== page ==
Take a look at this Playtex tampon ad. One of these women is not like the others.
This popped up on my Pandora page, and I couldn’t help but be distracted by it. Playtex’s current ad campaign is based on the idea that “every woman’s body is different,” and at first glance it’s a pretty standard tampon ad. Lots of pink and girly girls – note the skirts and long hair. But if you look at this ad, you’ll see that two out of the three female figures depicted here are almost identical, just posed differently. The woman in the middle and the one on the right are both very slim. They are ideal according to the “thin is in” mentality glorified in the media, but in all likelihood quite a bit smaller than the average American woman. The woman on the left is the only who looks “different,” as her silhouette is significantly more curvy than the others featured in the ad. (I’ll be using “curvy” as a very relative term – obviously, the “curvy” woman here is really pretty average, but she’s rather curvy in comparison to the other women in the ad.)
This is a tampon ad, and obviously a woman’s physical appearance has nothing to do with what type of tampon is right for her. But because it presents a picture of female silhouettes, in which we can see only the superficial outlines of three bodies, the focus of this ad becomes female body size and shape.
Each female figure in the ad is paired with an adjective. The curvier woman is described as “empowered,” while the other two women are “chill” and “bubbly,” respectively. This ad is supposed to be about “different” body types, and yet the female figures we see are characterized using adjectives that describe their personalities. What does a woman’s body type have to do with her personality? The prominent placement of these adjectives directly above the women’s heads presents this strange connection between physical appearance and personality as obvious and simple.
What really got me thinking was the fact that the ad’s token curvy girl is described as “empowered.” This isn’t a negative adjective. In fact, I would be flattered if someone used it to describe me. But “empowered” is very different from “chill” and “bubbly.” “Chill” and “bubbly” are adjectives that sound fun and friendly. They make the thinner girls seem like they’d be fun to hang out with (if they weren’t cartoons). “Empowered,” on the other hand, is more a state of mind or state of being. While it might be a positive description, it says nothing about whether this woman is friendly, or if she would be fun to hang out with. “Chill” and “bubbly” are light, casual words. But “empowered” carries more weight. And this ad is all about fun, pink girliness. So what makes the curvy woman so different? Why didn’t she get a fun adjective? Is this curvy girl “empowered” because she is confident despite the fact that movies, magazines and the internet tell her she should be different?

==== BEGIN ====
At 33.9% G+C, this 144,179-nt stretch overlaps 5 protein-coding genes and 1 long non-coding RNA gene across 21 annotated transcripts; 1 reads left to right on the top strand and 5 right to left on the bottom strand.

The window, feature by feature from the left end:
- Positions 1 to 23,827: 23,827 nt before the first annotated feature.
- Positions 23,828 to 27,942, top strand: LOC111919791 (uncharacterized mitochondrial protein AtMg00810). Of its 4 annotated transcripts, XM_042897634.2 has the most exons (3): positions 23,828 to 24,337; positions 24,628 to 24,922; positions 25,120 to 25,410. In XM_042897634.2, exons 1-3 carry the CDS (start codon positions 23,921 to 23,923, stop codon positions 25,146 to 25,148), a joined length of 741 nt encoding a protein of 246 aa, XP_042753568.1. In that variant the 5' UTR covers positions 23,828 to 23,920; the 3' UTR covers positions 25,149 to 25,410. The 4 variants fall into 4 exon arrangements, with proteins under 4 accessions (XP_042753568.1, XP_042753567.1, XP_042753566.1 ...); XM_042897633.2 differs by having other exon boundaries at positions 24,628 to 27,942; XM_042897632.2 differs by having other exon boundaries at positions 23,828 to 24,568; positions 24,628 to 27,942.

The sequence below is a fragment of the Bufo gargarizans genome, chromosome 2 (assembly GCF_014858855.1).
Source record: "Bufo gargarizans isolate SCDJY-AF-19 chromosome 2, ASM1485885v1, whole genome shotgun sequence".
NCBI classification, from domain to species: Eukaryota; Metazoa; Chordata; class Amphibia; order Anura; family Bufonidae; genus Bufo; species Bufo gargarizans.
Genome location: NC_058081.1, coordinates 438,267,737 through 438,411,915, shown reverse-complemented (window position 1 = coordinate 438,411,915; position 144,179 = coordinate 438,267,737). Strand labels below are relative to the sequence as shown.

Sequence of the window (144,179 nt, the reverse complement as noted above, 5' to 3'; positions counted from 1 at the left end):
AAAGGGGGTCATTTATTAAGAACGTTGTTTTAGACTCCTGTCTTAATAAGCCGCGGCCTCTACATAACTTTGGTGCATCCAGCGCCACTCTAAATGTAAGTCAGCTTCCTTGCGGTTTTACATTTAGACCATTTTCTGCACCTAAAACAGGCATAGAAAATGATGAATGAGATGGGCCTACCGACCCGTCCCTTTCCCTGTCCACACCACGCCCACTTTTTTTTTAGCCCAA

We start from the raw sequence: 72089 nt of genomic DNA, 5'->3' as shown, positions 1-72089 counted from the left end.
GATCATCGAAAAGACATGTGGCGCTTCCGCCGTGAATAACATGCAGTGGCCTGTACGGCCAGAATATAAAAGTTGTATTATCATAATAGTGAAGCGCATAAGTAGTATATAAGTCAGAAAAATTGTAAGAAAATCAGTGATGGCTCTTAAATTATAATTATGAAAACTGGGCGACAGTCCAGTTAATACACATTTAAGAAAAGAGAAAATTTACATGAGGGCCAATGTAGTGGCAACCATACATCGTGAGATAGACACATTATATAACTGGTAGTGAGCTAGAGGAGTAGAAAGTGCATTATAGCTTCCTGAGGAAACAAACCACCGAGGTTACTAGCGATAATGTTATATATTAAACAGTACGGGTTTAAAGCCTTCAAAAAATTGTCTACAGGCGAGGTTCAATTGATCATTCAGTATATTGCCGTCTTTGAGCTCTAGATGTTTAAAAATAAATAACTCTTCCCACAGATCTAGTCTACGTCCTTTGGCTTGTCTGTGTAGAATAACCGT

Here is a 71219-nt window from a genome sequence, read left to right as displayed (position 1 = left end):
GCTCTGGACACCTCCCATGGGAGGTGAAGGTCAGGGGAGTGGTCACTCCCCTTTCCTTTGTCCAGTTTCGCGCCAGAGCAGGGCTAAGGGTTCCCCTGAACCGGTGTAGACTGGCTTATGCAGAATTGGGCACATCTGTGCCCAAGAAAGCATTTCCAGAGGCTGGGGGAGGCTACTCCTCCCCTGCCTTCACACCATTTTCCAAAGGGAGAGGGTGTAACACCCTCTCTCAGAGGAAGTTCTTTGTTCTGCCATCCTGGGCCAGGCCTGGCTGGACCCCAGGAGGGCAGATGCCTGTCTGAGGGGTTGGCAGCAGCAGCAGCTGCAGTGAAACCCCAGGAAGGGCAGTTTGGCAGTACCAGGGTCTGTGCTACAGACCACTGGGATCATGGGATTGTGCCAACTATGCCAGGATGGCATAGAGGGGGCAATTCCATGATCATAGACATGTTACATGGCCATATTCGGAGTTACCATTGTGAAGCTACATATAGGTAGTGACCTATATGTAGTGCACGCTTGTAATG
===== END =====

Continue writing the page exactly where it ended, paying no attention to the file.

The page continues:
Maybe Playtex’s intent here was to celebrate all body types, and say that curvier women should feel empowered, because they’re beautiful. But if that’s the case, then why doesn’t the ad actually feature a range of body types? What I see here are two skinny girls and one “alternative” body type. This ad says that curvy is ok, too, but skinny wins out two to one. If that’s not the case, then why create this skinny vs. curvy dynamic, with one clear outsider? It’s just too coincidental that the one different-looking girl was assigned the unusual adjective.
Finally, the point of the ad is to promote three sponsored Pandora stations that listeners can choose from. You are supposed to drag one image/word combination to the box to play the station. The image and word cannot be separated. So, potential listeners are not choosing a body type or an adjective, they’re choosing a body type and an adjective together.
What does that say to women who identify as curvy and bubbly? Or skinny women who would rather be empowered than chill?
Obviously Playtex could never design an ad that would really include all body types, because they’re right, every woman’s body is different. But this is a product designed for and marketed to women. The very least they could do is treat us as intelligent, individual consumers and stop equating outer appearance with inner attributes. That might make me interested in their product.